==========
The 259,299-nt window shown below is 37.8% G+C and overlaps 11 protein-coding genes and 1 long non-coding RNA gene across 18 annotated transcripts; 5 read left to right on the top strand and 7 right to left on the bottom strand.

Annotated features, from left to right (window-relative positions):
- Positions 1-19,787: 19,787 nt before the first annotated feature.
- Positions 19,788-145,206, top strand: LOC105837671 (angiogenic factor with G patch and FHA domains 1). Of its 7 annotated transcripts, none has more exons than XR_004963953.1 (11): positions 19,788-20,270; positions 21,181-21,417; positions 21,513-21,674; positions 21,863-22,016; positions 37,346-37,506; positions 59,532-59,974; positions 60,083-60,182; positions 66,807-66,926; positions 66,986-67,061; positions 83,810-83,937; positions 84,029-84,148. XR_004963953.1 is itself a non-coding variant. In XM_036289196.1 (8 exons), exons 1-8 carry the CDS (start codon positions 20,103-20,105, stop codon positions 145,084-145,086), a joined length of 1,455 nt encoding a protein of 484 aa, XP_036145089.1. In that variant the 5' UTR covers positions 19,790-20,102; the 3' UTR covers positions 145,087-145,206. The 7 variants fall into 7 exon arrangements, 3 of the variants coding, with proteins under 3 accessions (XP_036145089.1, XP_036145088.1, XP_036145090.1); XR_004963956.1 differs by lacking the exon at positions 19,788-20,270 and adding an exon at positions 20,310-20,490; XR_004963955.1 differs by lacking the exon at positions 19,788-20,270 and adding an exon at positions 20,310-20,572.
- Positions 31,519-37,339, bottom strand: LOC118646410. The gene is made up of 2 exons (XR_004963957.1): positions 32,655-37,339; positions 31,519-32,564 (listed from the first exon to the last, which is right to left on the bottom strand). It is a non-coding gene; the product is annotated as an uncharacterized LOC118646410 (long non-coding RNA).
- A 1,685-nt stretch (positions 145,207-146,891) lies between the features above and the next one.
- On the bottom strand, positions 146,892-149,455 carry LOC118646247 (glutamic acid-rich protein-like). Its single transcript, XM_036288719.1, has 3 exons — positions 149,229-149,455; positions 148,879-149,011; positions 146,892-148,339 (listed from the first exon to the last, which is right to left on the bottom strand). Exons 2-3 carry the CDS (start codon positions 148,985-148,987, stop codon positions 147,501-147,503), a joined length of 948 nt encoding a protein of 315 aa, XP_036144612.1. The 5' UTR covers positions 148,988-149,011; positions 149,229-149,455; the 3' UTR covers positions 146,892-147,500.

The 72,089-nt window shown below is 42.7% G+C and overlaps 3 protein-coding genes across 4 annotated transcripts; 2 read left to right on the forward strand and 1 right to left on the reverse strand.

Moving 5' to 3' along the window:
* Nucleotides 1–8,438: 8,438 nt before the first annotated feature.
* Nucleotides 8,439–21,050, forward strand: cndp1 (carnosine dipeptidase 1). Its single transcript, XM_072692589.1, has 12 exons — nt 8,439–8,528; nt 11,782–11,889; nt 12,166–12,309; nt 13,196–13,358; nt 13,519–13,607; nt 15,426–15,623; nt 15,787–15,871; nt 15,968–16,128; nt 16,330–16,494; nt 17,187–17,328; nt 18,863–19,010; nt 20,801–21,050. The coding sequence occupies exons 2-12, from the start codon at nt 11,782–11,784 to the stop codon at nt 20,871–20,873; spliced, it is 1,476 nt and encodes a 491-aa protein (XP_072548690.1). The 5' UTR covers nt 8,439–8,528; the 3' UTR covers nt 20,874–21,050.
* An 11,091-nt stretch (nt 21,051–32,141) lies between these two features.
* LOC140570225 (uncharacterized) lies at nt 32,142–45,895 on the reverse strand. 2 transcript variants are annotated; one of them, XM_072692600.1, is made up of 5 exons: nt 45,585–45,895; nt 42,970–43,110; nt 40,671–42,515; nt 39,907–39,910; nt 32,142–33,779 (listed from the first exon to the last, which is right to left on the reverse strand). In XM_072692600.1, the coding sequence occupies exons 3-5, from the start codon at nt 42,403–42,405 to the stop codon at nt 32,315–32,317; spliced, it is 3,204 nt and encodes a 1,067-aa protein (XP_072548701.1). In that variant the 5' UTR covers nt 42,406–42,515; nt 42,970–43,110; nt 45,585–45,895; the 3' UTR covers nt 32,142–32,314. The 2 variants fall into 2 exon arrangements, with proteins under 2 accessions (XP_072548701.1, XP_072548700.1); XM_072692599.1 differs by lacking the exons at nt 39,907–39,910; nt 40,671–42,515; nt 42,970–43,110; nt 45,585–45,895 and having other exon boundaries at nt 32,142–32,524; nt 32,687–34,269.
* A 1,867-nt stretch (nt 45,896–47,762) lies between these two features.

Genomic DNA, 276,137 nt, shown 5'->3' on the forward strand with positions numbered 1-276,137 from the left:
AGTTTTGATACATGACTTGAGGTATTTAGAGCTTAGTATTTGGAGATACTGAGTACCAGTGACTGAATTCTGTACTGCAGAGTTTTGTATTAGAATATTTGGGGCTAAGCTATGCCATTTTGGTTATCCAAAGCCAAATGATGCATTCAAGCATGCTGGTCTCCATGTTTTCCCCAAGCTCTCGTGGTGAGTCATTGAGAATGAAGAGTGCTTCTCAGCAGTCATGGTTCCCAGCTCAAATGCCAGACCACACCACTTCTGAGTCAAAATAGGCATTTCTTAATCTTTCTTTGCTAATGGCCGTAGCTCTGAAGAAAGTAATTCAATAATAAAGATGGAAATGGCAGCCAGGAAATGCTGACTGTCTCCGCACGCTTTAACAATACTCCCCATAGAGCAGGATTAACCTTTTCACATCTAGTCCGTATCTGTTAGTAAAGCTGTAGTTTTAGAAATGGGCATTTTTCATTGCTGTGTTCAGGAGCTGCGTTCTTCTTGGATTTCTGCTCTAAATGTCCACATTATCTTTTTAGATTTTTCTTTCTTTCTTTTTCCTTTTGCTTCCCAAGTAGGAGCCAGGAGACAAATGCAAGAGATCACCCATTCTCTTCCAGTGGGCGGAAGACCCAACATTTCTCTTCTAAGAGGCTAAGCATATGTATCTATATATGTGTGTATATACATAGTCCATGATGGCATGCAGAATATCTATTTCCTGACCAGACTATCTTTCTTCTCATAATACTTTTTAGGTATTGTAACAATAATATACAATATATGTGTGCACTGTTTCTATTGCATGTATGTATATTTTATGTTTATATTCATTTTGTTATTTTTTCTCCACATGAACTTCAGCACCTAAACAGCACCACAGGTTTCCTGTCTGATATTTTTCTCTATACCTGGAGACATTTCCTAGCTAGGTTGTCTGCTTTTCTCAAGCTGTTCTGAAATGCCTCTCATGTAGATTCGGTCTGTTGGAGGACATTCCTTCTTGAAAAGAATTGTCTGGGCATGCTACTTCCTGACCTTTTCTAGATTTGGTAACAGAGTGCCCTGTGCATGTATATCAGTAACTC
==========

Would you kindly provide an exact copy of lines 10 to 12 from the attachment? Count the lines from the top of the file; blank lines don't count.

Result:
* Nucleotides 1–8,438: 8,438 nt before the first annotated feature.
* Nucleotides 8,439–21,050, forward strand: cndp1 (carnosine dipeptidase 1). Its single transcript, XM_072692589.1, has 12 exons — nt 8,439–8,528; nt 11,782–11,889; nt 12,166–12,309; nt 13,196–13,358; nt 13,519–13,607; nt 15,426–15,623; nt 15,787–15,871; nt 15,968–16,128; nt 16,330–16,494; nt 17,187–17,328; nt 18,863–19,010; nt 20,801–21,050. The coding sequence occupies exons 2-12, from the start codon at nt 11,782–11,784 to the stop codon at nt 20,871–20,873; spliced, it is 1,476 nt and encodes a 491-aa protein (XP_072548690.1). The 5' UTR covers nt 8,439–8,528; the 3' UTR covers nt 20,874–21,050.
* An 11,091-nt stretch (nt 21,051–32,141) lies between these two features.